John McCain Is Honored in Arizona, With Tears and Tributes
Posted August 29, 2018 11:50 p.m. EDT
Updated August 30, 2018 12:07 a.m. EDT
PHOENIX — Military veterans lined both sides of the Capitol Plaza here Wednesday as a black hearse delivered the coffin carrying Sen. John McCain to the rotunda, where constituents began saying farewell to the war veteran who became a towering political figure in this part of the West.
As McCain was lying in state, his immediate family and Arizona political leaders paid tribute to the naval aviator, who endured torture as a prisoner of war in Vietnam. They remembered him as an example of a statesman striving to unite Americans regardless of their political beliefs.
“It’s our job to show our respect,” said Robbie Campbell, 59, a statewide captain of the Patriot Guard Riders, an organization comprised largely of motorcyclists who attend the funerals of U.S. military service members and first responders. “We don’t want anybody that serves to protect our freedoms to not know that the whole nation cares.”
Gov. Doug Ducey of Arizona embraced McCain’s wife, Cindy McCain, as she arrived for a short private ceremony on the morning of what would have been her husband’s 82nd birthday.
A small group of political figures delivered brief remarks honoring and remembering McCain. His family listened quietly, then lined up to pass by the coffin.
Cindy McCain briefly pressed her face against it as those in the chamber absorbed the scene. At one point, McCain’s daughter, Meghan McCain, broke into tears as she approached the coffin to touch it. Her wailing echoed throughout the rotunda.
John Kyl, a former Republican senator, said that although some people disagreed with McCain’s political positions, “that should not diminish our gratitude for his service.”
“I have been with Sen. McCain all around the world, and I will tell you he had better instincts about how, when and where to assert American power than any other leader that I’ve known,” said Kyl, who has been mentioned as a potential choice to fill the seat left vacant by McCain.
“He had been to more countries, knew more foreign leaders and had a better grasp of history than any other American official, including our secretaries of state,” Kyl continued. “One illustration: When others were looking into Vladimir Putin’s eyes with an eye of understanding him and reaching accommodation with him, John said, ‘I looked into his eyes and I saw KGB.'”
Also speaking were Ducey and Sen. Jeff Flake, R-Ariz., who is not running for re-election. Three former governors, Fife Symington, Janet Napolitano and Jan Brewer, were also in attendance, as were several state legislative leaders.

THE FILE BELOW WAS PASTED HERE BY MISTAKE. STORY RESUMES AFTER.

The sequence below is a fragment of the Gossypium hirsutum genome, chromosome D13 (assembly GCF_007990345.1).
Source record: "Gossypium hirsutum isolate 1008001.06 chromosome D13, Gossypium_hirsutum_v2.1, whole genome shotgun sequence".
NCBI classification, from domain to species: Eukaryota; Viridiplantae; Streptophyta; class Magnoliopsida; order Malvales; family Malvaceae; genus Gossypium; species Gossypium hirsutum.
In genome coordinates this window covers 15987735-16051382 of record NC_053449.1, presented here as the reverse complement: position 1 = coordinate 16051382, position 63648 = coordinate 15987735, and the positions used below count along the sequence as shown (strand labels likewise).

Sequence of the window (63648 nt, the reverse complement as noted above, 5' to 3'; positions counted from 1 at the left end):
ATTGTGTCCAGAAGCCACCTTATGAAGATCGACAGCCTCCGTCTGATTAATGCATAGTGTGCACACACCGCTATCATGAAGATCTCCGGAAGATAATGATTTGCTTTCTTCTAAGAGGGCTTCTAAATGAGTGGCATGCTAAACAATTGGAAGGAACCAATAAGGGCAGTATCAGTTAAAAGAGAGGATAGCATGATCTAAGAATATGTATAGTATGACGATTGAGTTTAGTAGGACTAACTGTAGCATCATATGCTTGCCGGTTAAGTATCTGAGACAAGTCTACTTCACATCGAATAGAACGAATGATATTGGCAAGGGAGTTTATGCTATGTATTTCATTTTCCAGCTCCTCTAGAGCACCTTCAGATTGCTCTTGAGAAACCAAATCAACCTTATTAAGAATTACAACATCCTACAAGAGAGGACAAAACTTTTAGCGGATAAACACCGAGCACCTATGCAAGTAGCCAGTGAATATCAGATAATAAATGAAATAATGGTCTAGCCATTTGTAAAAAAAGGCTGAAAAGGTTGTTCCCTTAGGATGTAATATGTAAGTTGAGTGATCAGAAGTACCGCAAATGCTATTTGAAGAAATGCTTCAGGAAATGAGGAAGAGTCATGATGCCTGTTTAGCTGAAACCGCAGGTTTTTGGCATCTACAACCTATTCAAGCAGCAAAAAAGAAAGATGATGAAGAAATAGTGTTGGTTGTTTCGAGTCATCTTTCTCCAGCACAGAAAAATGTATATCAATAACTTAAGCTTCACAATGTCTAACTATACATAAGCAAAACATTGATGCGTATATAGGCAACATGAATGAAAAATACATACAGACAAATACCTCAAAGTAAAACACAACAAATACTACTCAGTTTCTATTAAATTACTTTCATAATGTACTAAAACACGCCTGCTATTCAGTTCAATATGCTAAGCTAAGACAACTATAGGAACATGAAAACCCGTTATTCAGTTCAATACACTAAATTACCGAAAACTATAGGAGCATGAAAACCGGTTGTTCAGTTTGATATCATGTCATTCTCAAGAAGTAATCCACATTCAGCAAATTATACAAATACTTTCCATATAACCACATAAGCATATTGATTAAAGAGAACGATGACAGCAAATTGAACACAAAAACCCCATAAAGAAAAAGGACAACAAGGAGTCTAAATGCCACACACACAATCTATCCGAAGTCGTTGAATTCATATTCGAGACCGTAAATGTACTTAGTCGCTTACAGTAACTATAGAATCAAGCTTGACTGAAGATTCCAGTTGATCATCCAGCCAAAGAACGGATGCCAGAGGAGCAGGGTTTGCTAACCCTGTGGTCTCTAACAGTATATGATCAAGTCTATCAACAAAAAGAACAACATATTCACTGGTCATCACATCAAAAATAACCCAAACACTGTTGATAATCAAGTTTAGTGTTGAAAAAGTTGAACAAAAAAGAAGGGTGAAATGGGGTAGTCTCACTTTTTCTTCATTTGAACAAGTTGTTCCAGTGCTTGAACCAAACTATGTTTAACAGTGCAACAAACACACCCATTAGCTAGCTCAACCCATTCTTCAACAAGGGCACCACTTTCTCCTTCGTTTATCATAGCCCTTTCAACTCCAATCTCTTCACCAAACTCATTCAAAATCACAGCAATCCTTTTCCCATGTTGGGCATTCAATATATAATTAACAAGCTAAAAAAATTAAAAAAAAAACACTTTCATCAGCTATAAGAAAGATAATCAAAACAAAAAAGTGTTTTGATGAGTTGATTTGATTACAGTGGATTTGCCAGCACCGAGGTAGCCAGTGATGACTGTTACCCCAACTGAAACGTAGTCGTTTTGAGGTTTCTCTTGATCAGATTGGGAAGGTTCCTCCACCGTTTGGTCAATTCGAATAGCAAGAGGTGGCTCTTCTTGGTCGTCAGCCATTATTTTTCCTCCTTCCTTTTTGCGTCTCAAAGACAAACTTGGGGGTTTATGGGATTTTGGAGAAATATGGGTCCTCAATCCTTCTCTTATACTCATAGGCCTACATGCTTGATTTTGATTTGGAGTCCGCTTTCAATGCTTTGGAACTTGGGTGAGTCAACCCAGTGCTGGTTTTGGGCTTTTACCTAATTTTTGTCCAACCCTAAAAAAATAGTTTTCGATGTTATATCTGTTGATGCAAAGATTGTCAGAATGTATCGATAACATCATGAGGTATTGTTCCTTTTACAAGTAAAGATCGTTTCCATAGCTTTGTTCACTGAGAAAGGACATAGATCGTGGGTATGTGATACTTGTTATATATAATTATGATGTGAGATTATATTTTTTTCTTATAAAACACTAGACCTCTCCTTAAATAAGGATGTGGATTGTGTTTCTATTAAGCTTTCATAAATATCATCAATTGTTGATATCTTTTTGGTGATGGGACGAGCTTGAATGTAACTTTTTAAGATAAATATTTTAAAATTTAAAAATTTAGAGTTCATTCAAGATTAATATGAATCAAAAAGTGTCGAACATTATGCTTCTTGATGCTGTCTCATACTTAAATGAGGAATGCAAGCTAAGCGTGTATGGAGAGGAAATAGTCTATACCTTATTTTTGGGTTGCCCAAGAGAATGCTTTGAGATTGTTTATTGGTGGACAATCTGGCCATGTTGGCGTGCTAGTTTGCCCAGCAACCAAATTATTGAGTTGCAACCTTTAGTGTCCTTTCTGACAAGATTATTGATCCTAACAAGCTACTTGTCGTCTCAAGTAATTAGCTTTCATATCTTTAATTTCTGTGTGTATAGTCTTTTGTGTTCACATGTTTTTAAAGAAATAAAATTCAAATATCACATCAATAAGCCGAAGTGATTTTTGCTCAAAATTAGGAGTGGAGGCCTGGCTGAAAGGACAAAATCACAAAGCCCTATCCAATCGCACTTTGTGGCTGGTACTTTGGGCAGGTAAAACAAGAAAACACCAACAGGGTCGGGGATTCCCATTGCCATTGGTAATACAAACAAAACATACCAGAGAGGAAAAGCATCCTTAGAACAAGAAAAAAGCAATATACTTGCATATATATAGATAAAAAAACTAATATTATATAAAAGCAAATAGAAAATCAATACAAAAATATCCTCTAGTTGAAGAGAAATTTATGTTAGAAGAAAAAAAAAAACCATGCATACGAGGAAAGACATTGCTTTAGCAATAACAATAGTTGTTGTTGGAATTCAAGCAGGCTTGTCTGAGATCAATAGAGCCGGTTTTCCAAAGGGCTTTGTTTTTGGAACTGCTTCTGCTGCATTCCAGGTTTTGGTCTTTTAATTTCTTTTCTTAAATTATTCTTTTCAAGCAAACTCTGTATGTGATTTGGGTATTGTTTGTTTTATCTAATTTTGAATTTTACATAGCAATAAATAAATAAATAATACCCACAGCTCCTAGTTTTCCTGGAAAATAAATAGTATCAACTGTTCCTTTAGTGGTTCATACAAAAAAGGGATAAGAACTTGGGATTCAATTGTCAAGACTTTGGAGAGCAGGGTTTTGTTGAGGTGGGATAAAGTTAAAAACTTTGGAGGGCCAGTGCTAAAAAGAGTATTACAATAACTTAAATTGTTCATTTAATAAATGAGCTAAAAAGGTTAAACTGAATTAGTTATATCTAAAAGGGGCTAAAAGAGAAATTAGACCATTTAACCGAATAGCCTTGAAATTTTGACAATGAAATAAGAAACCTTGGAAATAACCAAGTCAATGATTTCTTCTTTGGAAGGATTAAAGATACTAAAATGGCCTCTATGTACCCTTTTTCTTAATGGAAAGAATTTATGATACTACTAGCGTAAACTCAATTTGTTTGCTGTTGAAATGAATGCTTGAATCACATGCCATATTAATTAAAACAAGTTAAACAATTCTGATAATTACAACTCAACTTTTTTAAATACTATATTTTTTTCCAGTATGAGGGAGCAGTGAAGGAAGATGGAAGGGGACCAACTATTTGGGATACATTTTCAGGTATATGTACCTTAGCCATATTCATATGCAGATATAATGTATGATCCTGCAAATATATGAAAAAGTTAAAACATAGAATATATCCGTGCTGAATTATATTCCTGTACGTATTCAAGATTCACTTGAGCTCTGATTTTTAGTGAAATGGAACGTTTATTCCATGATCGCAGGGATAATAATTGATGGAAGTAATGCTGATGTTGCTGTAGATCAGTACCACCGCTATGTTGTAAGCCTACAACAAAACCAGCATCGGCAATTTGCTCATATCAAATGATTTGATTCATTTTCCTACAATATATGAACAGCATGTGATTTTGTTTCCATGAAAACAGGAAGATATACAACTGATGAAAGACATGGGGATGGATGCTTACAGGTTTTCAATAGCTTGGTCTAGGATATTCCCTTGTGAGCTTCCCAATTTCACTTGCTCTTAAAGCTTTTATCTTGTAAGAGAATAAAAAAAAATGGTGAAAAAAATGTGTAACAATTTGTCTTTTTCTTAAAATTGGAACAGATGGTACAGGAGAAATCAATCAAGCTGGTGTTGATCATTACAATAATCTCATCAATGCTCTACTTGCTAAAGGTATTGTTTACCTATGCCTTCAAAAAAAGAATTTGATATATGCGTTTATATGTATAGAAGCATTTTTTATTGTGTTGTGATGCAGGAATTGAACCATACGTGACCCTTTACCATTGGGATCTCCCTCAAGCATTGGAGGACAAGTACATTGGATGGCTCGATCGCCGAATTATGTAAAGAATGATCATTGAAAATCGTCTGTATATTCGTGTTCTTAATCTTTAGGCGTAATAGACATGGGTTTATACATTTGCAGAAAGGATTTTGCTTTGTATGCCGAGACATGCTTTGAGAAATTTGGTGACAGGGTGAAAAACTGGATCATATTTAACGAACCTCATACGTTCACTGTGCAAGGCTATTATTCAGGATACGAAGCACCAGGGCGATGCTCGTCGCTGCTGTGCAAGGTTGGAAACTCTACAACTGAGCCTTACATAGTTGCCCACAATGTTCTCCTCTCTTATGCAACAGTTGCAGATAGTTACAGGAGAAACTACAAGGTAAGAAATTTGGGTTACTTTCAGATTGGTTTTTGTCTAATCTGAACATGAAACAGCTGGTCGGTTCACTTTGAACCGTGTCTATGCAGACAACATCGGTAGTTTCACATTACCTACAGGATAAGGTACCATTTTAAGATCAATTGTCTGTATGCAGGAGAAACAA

“We think sometimes that politics is life and death,” said Ducey, who will name the replacement to fill McCain’s seat until the next general election in 2020. “But John McCain knew better — because he had actually seen death and dying and tragedy.”
“Along the way, he did it with humor and humanity, and without compromising the principles he held so dear,” Ducey continued, quoting McCain when he once said, “I’d rather lose an election than lose a war.” Said the governor: “We knew he was telling us the truth.”
Members of the public lined up outside the Arizona state Capitol for a general viewing throughout the afternoon.
“I’m a lifelong Democrat, and I also served in Vietnam, so I came here to honor a man who never forgot about fellow veterans,” said Marlin Porter, 71, a member of the Gila River Indian Community who waited in line for the viewing. “John McCain was just so different from what we have in the White House now: a president who disrespects veterans.”
Charlie Phan, an immigrant and veteran of the South Vietnamese Army, came to the Capitol wearing a military uniform. “He fought the communists and sacrificed for us,” said Phan, the owner of a nail salon in Phoenix.
McCain had represented Arizona in the House of Representatives and Senate since moving to the state in the early 1980s.
He wielded outsize influence in Arizona, emerging as one of the state’s most powerful leaders, often compared to figures like Carl Hayden, the Democrat who served in Congress from 1912 to 1968, and Barry Goldwater, the pioneer of the modern conservative movement who was the Republican presidential nominee in 1964.
Only two other Arizonans have had the honor of lying in state in the Capitol: Marilyn Jarrett, a former state senator, in 2006, and the Olympic titan Jesse Owens, in 1980.
Shortly before 2 p.m. local time, doors to the Capitol opened to the public. The Guard of Honor was to remain on duty throughout the night, as long as people were waiting in line.
“He was a very open man,” said Antonio Velasquez, 46, a Christian pastor and leader of a group seeking to promote the rights of Guatemalan immigrants. Velasquez brought a wreath to honor McCain on behalf of fellow Guatemalans, both in the United States and in Guatemala.
“It’s just part of our gratitude,” Velasquez said.
Jessica Grant-Wahpeta, an Arizona chef, said she paid tribute to McCain because “he stood up for all Americans.”
“I wasn’t in his party and didn’t always agree with him,” Grant-Wahpeta said. “But he was someone who knew how to do the right thing.”
The ceremony Wednesday was the first of several events taking place in the coming days to honor McCain. On Thursday, the senator’s body will be carried from the Capitol in a motorcade that will deliver him to the North Phoenix Baptist Church, where a memorial service will be held. About 1,000 seats at the church are available to the public.
From the church, McCain’s remains will be flown to Washington for another viewing Friday at the U.S. Capitol. After a memorial service at the National Cathedral, McCain will be buried at the U.S. Naval Academy Cemetery in Annapolis, Maryland.